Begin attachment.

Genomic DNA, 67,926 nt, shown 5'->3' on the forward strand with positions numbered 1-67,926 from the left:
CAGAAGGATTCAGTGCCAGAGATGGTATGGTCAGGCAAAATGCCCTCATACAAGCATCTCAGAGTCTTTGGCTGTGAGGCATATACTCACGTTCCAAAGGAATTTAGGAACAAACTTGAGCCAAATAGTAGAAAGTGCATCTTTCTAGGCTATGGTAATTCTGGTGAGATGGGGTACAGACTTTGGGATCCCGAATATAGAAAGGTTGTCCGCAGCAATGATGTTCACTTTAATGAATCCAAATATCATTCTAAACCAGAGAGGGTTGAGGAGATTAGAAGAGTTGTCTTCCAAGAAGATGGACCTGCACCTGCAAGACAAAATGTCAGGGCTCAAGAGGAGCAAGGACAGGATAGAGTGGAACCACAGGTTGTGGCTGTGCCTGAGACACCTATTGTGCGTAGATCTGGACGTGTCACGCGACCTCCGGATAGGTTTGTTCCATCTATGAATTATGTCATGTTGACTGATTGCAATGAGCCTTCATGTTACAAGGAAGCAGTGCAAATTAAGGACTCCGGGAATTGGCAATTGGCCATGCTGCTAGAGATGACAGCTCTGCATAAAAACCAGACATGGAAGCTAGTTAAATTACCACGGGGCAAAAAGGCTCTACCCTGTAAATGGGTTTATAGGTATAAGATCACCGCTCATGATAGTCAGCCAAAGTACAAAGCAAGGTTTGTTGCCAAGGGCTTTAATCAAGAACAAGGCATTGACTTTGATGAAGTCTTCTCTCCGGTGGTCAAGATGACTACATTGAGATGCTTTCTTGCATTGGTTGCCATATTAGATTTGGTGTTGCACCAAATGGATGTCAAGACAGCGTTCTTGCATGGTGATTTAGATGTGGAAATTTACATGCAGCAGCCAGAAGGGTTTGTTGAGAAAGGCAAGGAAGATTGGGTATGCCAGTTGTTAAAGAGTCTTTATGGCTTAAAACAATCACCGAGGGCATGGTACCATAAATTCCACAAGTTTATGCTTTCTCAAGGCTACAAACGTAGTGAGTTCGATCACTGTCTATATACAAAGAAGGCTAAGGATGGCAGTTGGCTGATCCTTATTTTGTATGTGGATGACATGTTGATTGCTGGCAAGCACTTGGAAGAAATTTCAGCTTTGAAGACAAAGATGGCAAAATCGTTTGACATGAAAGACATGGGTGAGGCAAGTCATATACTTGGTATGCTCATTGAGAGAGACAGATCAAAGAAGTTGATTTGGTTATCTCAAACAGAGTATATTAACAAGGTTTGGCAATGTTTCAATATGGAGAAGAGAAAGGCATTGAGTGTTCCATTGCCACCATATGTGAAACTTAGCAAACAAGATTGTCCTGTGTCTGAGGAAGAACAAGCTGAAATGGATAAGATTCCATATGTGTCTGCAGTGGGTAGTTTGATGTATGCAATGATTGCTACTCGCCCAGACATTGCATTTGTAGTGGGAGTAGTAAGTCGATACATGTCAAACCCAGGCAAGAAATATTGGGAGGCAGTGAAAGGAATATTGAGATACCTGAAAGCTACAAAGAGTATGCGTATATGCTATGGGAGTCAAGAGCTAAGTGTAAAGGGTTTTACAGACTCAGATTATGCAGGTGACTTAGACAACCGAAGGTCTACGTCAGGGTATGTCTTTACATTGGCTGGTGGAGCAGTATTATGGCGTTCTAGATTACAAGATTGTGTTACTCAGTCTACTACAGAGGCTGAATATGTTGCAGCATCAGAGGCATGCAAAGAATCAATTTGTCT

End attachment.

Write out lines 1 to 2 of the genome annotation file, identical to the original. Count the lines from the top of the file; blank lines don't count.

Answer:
Genomic DNA, 67,926 nt, shown 5'->3' on the forward strand with positions numbered 1-67,926 from the left:
CAGAAGGATTCAGTGCCAGAGATGGTATGGTCAGGCAAAATGCCCTCATACAAGCATCTCAGAGTCTTTGGCTGTGAGGCATATACTCACGTTCCAAAGGAATTTAGGAACAAACTTGAGCCAAATAGTAGAAAGTGCATCTTTCTAGGCTATGGTAATTCTGGTGAGATGGGGTACAGACTTTGGGATCCCGAATATAGAAAGGTTGTCCGCAGCAATGATGTTCACTTTAATGAATCCAAATATCATTCTAAACCAGAGAGGGTTGAGGAGATTAGAAGAGTTGTCTTCCAAGAAGATGGACCTGCACCTGCAAGACAAAATGTCAGGGCTCAAGAGGAGCAAGGACAGGATAGAGTGGAACCACAGGTTGTGGCTGTGCCTGAGACACCTATTGTGCGTAGATCTGGACGTGTCACGCGACCTCCGGATAGGTTTGTTCCATCTATGAATTATGTCATGTTGACTGATTGCAATGAGCCTTCATGTTACAAGGAAGCAGTGCAAATTAAGGACTCCGGGAATTGGCAATTGGCCATGCTGCTAGAGATGACAGCTCTGCATAAAAACCAGACATGGAAGCTAGTTAAATTACCACGGGGCAAAAAGGCTCTACCCTGTAAATGGGTTTATAGGTATAAGATCACCGCTCATGATAGTCAGCCAAAGTACAAAGCAAGGTTTGTTGCCAAGGGCTTTAATCAAGAACAAGGCATTGACTTTGATGAAGTCTTCTCTCCGGTGGTCAAGATGACTACATTGAGATGCTTTCTTGCATTGGTTGCCATATTAGATTTGGTGTTGCACCAAATGGATGTCAAGACAGCGTTCTTGCATGGTGATTTAGATGTGGAAATTTACATGCAGCAGCCAGAAGGGTTTGTTGAGAAAGGCAAGGAAGATTGGGTATGCCAGTTGTTAAAGAGTCTTTATGGCTTAAAACAATCACCGAGGGCATGGTACCATAAATTCCACAAGTTTATGCTTTCTCAAGGCTACAAACGTAGTGAGTTCGATCACTGTCTATATACAAAGAAGGCTAAGGATGGCAGTTGGCTGATCCTTATTTTGTATGTGGATGACATGTTGATTGCTGGCAAGCACTTGGAAGAAATTTCAGCTTTGAAGACAAAGATGGCAAAATCGTTTGACATGAAAGACATGGGTGAGGCAAGTCATATACTTGGTATGCTCATTGAGAGAGACAGATCAAAGAAGTTGATTTGGTTATCTCAAACAGAGTATATTAACAAGGTTTGGCAATGTTTCAATATGGAGAAGAGAAAGGCATTGAGTGTTCCATTGCCACCATATGTGAAACTTAGCAAACAAGATTGTCCTGTGTCTGAGGAAGAACAAGCTGAAATGGATAAGATTCCATATGTGTCTGCAGTGGGTAGTTTGATGTATGCAATGATTGCTACTCGCCCAGACATTGCATTTGTAGTGGGAGTAGTAAGTCGATACATGTCAAACCCAGGCAAGAAATATTGGGAGGCAGTGAAAGGAATATTGAGATACCTGAAAGCTACAAAGAGTATGCGTATATGCTATGGGAGTCAAGAGCTAAGTGTAAAGGGTTTTACAGACTCAGATTATGCAGGTGACTTAGACAACCGAAGGTCTACGTCAGGGTATGTCTTTACATTGGCTGGTGGAGCAGTATTATGGCGTTCTAGATTACAAGATTGTGTTACTCAGTCTACTACAGAGGCTGAATATGTTGCAGCATCAGAGGCATGCAAAGAATCAATTTGTCT